Why Lipidomics is so Important

Posted on March 05, 2020

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Lipidomics, or the comprehensive analysis of a cell or organism’s lipid profile, is a subgroup within the metabolomics field. It’s developing rapidly into a discipline of its own, thanks to the fresh perspective it’s bringing to the scientific community. The common misconception that’s being currently addressed in the field, and allowing this growth, is that lipids are nothing more than fat molecules—recent technological advances are being used by researchers to dissect and study lipid profiles like never before, proving that they’re so much more than that.

What Are Lipids, and Why Are They Important?

Lipids are complex biomolecules. These structurally and functionally diverse organic compounds are strictly hydrophobic, meaning that they don’t interact with or dissolve in water. In addition to their structural role, lipids play an important role in metabolic regulation, acting as second messengers in many cellular signaling pathway.

Some common examples of lipids include:

  • Fatty Acids
  • Glycerolipids
  • Glycerophospolipids
  • Sphingolipids
  • Steroids

The field of genomics is centered around genes that are, for the most part, final at birth. Lipids, however, are a variant of metabolism, or part of the metabolism. They constantly change and are influenced by various states, including the consumption of certain foods and disease. Changes in lipid structure, function, and expression can induce diseases like metabolic disorders, cancer, and cardiovascular disease. This information is not new to the scientific community—but the advanced tools necessary to study and obtain an in-depth analysis of lipids at the molecular level have previously not been available.

Through the study of the localization and expression of the entire lipid profile, lipidomics offers a thorough understanding of the channels through which lipids function as part of a biological system. Now, there’s potential to identify previously unknown disease biomarkers. This potential could mean improving the diagnosis of lipid-related diseases, developing new pharmacological therapeutics, and continuing to pave the way to personalized medicine.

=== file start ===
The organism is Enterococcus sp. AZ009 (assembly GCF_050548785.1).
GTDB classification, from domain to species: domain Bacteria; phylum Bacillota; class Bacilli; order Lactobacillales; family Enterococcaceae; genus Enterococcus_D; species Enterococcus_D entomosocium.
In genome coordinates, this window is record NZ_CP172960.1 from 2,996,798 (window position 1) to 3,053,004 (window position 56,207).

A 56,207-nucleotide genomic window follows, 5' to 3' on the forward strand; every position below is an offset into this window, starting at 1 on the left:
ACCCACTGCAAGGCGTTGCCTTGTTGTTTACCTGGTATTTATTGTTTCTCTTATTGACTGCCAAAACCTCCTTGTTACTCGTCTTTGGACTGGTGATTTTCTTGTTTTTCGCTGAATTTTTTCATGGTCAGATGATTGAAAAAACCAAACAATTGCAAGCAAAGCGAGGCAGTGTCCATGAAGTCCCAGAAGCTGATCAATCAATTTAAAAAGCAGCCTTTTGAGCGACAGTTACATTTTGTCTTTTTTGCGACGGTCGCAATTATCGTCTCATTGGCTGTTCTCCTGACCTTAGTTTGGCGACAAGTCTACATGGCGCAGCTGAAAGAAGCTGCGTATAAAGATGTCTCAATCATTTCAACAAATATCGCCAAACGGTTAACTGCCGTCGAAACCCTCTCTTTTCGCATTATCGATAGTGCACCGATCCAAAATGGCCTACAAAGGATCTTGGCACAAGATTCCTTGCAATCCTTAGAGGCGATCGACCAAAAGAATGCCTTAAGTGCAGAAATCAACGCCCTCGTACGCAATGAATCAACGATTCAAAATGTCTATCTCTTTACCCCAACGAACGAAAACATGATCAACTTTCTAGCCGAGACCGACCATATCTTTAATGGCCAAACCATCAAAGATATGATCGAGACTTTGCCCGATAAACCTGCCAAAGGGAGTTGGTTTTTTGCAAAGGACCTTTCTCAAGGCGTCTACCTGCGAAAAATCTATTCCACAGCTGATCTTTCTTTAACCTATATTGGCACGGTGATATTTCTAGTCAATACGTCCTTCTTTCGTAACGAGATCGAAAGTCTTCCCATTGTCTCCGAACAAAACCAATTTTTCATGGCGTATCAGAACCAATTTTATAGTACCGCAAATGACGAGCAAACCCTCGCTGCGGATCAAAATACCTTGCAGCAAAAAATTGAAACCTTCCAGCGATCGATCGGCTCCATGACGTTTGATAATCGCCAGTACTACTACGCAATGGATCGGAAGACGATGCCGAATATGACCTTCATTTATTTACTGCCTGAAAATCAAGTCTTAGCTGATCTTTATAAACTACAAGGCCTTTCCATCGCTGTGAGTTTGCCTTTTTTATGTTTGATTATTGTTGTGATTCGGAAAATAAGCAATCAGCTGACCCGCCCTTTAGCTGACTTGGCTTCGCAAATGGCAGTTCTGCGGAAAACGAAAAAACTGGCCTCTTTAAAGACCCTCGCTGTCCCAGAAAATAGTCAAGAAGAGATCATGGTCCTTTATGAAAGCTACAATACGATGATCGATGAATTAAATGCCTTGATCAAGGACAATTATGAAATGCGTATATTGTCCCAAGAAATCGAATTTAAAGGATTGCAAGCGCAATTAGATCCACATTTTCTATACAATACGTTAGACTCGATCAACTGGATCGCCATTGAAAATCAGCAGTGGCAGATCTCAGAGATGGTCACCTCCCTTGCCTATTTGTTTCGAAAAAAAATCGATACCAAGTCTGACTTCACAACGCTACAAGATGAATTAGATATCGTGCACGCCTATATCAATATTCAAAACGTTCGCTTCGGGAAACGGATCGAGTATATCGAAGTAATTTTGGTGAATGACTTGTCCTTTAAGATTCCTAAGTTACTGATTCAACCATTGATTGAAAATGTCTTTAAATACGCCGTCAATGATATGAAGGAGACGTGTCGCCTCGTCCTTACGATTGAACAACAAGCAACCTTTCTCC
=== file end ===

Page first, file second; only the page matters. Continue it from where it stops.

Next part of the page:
Lipidomics Applications

The growing subgroup of lipidomics has the potential to reshape our current approaches to diagnosing medical conditions, and providing new research opportunities for therapeutic development. Neurodegenerative disorder research, for example, is an area in which uncertainty surrounding the etiology of certain diseases has stunted progress in developing treatments, despite the field’s intense research efforts from a protein and gene-centric perspective. This field, in particular, is seeing an increasing number of scientists adopting lipidomics analysis.

Lipidomics also has great potential to help with product assessments in the cosmetic, beauty, and dermatology industries. Companies in these industries want to claim that their products improve your skin, but they’ve lacked the methodology to prove it. They’ve been relying instead on studies in which they ask the general public whether or not they’d recommend the product—compelling, but not quite as compelling as scientific evidence. Now, these companies are very interested in harnessing lipidomics and are exploring the field on their own—as are many industries and already-established “omics” fields.

How to Study the Lipidome

Quantifying and identifying lipid molecules is not easy—they’re complex and diverse in structure. Several techniques are used together to provide the entire spectrum of lipidome analysis from the fields of analytical chemistry, genomics, and bioinformatics. Spectroscopy, mass spectrometry (MS), and chromatography are all commonly adopted methods. The exact mix of techniques used depends on what the researcher wants to conduct: global lipid analysis profiling, or targeted lipidome analysis.

When analyzing lipids, one approach is first to extract lipids from a sample. Separate them prior to MS analysis using chromatography techniques, like thin layer chromatography, gas chromatography, or high-performance lipid chromatography. Chromatography, paired with MS, enables the detection and separation of lipids that are structurally similar and in the same class.

However, there’s a large amount of diversity across lipid species, as well as a wide variety of expression levels across cells. This means that several time-consuming runs are required to achieve large scale lipid analysis using this method alone.

An approach referred to as “shotgun” lipidomics allows for high-throughput untargeted lipid analysis. In this process, a sample is ionized prior to MS lipid detection. Historically, electrospray ionization (EIS) MS has worked better than other ionization methods, achieving much success in lipidomics. It’s for this reason that “shotgun” lipidomics is the most commonly adopted ionization method in the field.

One common issue, however, is that it struggles to detect the large number of lipid species that exists (10-100,000). For this reason, chromatography-based lipidomics and “shotgun” lipidomics are often used together to make up for this issue. For more of the latest industry news, research products, and lipidomics developments, visit Avanti’s website today.